Whilst camping, the staff will bring a hot drink (usually tea) to your tent each morning. When you reach camp in the afternoon tea and biscuits will be served. At breakfast, dinner and in the afternoons, there is a choice of hot drinks. Breakfasts typically include cereal, toast and jam, eggs and porridge. Lunch on trek is usually served as a picnic en route (except on shorter days when it is in camp). Lunch and dinner typically include soup to start, followed by a variety of hot dishes (both local and western) such as potatoes/chips, vegetables, curry, pasta, rice, dal and paneer (cottage cheese). At dinner time a dessert such as tinned fruit and custard, fritters or cake is also be served.
Note:- that although some meals will include meat, it is not as readily available while camping.
Staying hydrated is important when undertaking any physical activity but particularly so at altitude where it is generally recommended to drink at least 3-4 litres per person per day.
We strongly encourage you not to buy bottled water as this contributes to the growing problem of plastic pollution in Ladakh. In Leh there is a shop called Dzomsa which sells safe drinking water. Your leader will show you where this is on your first day in Leh.
During the trek the cooks will collect and boil drinking water from the mountain streams and fill up your water bottles for you, but you may need to collect water during the day and may wish to use your own water purification treatment as well.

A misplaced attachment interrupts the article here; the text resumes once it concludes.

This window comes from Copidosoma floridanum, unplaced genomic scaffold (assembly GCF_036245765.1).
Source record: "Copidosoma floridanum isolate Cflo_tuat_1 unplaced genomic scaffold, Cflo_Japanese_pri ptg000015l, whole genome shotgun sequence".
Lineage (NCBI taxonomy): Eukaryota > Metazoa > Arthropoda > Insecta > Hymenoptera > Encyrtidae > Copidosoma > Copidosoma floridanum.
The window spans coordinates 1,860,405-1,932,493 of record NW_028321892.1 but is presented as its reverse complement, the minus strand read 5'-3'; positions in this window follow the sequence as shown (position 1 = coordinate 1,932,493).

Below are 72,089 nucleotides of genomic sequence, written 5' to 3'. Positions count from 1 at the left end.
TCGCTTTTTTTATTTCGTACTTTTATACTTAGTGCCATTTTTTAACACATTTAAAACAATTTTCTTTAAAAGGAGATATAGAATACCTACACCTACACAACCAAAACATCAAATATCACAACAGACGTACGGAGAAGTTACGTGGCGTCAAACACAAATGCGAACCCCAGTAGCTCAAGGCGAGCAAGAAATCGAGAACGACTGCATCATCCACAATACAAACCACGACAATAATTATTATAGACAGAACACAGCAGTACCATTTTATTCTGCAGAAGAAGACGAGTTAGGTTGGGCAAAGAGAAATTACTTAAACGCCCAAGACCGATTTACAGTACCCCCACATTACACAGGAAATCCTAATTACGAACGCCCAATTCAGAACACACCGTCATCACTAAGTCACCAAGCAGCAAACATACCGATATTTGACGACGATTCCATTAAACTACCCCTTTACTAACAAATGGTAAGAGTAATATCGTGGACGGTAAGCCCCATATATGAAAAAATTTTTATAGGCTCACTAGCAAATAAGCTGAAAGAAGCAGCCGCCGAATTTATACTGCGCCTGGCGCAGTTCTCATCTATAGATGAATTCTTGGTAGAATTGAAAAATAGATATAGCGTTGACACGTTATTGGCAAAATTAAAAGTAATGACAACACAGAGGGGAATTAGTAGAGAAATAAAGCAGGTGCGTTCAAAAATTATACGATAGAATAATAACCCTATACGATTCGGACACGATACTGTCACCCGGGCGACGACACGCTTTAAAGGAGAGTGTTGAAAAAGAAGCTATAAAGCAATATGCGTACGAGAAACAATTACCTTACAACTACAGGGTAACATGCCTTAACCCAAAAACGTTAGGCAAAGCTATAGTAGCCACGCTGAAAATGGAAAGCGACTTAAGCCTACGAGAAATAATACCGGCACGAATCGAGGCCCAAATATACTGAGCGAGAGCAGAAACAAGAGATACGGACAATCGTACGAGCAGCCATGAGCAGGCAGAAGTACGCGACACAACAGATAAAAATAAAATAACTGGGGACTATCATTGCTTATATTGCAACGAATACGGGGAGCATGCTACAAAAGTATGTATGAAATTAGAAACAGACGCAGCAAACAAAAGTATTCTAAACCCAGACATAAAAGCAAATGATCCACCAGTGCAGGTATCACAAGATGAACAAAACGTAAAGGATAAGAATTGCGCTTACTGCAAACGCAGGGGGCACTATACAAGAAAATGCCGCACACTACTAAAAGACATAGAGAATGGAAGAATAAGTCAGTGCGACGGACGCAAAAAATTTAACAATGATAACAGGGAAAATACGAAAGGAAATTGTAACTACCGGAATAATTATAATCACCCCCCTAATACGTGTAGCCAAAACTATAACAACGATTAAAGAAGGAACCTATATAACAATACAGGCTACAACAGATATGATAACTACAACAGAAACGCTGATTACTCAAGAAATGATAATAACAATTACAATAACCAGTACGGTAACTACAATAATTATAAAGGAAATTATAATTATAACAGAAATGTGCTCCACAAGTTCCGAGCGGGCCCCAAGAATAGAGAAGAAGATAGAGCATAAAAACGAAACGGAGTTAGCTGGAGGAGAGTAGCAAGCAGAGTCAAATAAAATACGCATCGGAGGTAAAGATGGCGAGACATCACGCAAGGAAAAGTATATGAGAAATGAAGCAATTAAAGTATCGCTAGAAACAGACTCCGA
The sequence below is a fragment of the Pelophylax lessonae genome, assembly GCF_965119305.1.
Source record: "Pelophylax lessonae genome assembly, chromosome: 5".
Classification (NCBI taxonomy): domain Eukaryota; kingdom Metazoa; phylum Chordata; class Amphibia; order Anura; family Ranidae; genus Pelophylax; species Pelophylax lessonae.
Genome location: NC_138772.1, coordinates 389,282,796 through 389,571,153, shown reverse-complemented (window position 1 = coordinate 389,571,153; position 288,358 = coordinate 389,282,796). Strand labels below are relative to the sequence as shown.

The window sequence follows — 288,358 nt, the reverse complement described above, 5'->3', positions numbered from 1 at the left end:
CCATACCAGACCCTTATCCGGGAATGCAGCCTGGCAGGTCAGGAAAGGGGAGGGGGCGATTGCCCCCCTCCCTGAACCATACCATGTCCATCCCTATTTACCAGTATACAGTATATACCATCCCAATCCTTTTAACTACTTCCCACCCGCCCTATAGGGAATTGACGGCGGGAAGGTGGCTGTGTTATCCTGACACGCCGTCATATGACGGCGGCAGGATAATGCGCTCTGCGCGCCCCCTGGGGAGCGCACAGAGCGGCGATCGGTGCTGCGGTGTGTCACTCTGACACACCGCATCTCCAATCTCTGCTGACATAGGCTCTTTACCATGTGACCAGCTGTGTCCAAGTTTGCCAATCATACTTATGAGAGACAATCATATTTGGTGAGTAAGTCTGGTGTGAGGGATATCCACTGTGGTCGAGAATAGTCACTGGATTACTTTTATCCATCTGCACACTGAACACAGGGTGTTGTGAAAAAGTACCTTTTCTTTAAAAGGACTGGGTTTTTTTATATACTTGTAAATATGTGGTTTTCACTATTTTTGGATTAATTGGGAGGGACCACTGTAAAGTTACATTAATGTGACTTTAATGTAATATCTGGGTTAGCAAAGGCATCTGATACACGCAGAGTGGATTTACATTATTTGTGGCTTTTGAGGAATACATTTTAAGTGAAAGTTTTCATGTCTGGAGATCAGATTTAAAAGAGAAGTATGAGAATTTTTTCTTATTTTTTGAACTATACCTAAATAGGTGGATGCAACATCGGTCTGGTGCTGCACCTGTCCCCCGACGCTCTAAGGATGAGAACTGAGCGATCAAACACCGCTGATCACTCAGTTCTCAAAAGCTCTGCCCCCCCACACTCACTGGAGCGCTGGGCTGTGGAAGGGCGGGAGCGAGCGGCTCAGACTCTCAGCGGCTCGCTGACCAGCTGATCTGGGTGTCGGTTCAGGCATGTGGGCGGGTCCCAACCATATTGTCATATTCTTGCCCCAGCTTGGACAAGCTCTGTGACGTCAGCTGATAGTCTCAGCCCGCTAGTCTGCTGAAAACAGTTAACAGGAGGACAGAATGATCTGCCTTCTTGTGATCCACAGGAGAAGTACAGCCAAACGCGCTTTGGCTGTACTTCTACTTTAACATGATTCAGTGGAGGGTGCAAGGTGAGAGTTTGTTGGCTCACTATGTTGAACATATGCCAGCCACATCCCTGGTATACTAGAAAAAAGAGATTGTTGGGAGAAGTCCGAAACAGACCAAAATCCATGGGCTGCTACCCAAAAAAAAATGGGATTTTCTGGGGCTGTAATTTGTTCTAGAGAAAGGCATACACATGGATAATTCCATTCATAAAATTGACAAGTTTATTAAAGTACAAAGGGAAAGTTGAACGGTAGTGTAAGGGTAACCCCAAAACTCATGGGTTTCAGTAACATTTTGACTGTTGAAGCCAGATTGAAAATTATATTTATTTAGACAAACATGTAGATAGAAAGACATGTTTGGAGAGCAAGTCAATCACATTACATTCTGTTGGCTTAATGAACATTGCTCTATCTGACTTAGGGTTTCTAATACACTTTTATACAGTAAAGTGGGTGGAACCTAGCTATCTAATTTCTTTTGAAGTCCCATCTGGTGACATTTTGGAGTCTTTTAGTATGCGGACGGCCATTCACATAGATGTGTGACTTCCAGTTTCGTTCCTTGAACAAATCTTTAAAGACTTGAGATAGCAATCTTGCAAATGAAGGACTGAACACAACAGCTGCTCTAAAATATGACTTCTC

We also suggest that you may like to bring a reusable bottle with a wide opening (Nalgene or similar)
The above weather chart for Leh shows average temperatures only – it does not reflect extremes of heat and cold. Generally the weather is good in Ladakh during the summer time, with warm to very hot sunny days (up to 30ºC/35ºC+) with cooler nights depending on the altitude (it can reach freezing point at some higher places in September). There is, however, the possibility of rain, and you should be prepared for this. The sun is very strong at these altitudes and some of the days on trek can be extremely hot.
Ladakh, though technically part of the Tibetan plateau and classified as a high altitude desert, can and does occasionally experience the effects of the Indian monsoon. Although the departures are timed to coincide when the weather is normally good, you should remember that in any mountain area the weather is never wholly predictable and you should be prepared and equipped to deal with any differences in weather beyond the conditions described above.
Note:- While on a trek or expedition in a remote area if any client suffers from altitude sickness or any other serious injury, the sirdar/guide sends a runner to the nearest telephone/army post/road head to ask for help. Emergency evacuation becomes necessary in the following cases:High Altitude Sickness – If the client suffers from High Altitude Sickness, he/she needs to descend immediately. Injury – In case the client is badly injured – broken bones/fractures or sickness like thrombolysis (blood clotting), paralysis, loss of eyesight – in these cases as well he/she needs to be evacuated/descend immediately.
What to bring
Hiking trousers and shirts, warm jackets, pullovers and raincoat Good hiking shoes Flash light Sun hat/baseball cap Sunglasses, Lip balm Sun lotion cream and toiletries